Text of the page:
Located 68 miles (109 km) west of Key West, in Gulf of Mexico
Nearly thirty years in the making (1846-1875), Fort Jefferson was never finished nor fully armed. It is the largest brick masonry structure in the Americas, and is composed of over 16 million bricks, the building covers 16 acres (6.5 ha).
Fort Jefferson was built to protect one of the most strategic deepwater anchorages in North America. By fortifying this spacious harbor, the United States maintained an important “advance post” for ships patrolling the Gulf of Mexico and the Straits of Florida. Nestled within the islands and shoals that make up the Dry Tortugas, the harbor offered ships the chance to resupply, refit, or seek refuge from storms.
The location of the Tortugas along one the world’s busiest shipping lanes was its greatest military asset. Though passing ships could easily avoid the largest of Fort Jefferson’s guns, they could not avoid the warships that used its harbor.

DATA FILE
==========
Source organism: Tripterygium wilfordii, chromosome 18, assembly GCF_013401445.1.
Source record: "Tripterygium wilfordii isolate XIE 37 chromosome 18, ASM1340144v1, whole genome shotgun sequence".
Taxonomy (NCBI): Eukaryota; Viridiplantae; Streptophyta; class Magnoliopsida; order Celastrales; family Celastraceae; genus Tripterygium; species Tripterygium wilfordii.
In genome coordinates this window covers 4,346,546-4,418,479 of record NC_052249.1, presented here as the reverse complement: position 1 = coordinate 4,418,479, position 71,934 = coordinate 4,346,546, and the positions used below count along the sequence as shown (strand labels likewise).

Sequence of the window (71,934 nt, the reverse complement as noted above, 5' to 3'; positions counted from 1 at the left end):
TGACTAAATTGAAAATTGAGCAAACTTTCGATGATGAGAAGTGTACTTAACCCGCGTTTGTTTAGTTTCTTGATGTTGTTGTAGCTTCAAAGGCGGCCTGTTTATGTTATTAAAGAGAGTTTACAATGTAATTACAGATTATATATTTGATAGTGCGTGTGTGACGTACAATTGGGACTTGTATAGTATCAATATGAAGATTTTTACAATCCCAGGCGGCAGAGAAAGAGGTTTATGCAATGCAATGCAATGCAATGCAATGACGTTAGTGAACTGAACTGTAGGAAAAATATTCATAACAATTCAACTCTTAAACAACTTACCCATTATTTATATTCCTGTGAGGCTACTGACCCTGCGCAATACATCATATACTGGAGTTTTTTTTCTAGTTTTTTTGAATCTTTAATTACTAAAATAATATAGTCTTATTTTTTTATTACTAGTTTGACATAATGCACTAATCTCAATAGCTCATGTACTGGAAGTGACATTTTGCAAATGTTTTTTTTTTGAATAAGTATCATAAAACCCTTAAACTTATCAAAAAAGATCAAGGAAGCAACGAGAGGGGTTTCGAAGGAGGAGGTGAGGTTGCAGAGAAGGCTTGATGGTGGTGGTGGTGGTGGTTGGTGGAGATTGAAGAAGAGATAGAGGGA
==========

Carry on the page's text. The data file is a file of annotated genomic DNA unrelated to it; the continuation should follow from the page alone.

During the Civil War, Union warships used the harbor in their campaign to blockade Southern shipping. The fort was also used as a prison, mainly for Union deserters. Its most famous prisoner was Dr. Samuel Mudd, the physician who set the broken leg of John Wilkes Booth.
Fort Jefferson is no longer in use as a military facility and is currently part of the Dry Tortugas National Park. Fort Jefferson can be reached by a daily ferry from Key West, as well as by chartered seaplane and private yacht. As a national park, basic camping is allowed on the beach. Camping is very limited, so make your reservation now. Visitors by ferry typically spend 4 hours on the island, which is enough time for a guided tour of the fort, lunch on the boat and a swim (snorkel equipment provided) on the reef. Within the fort are a museum and bookstore.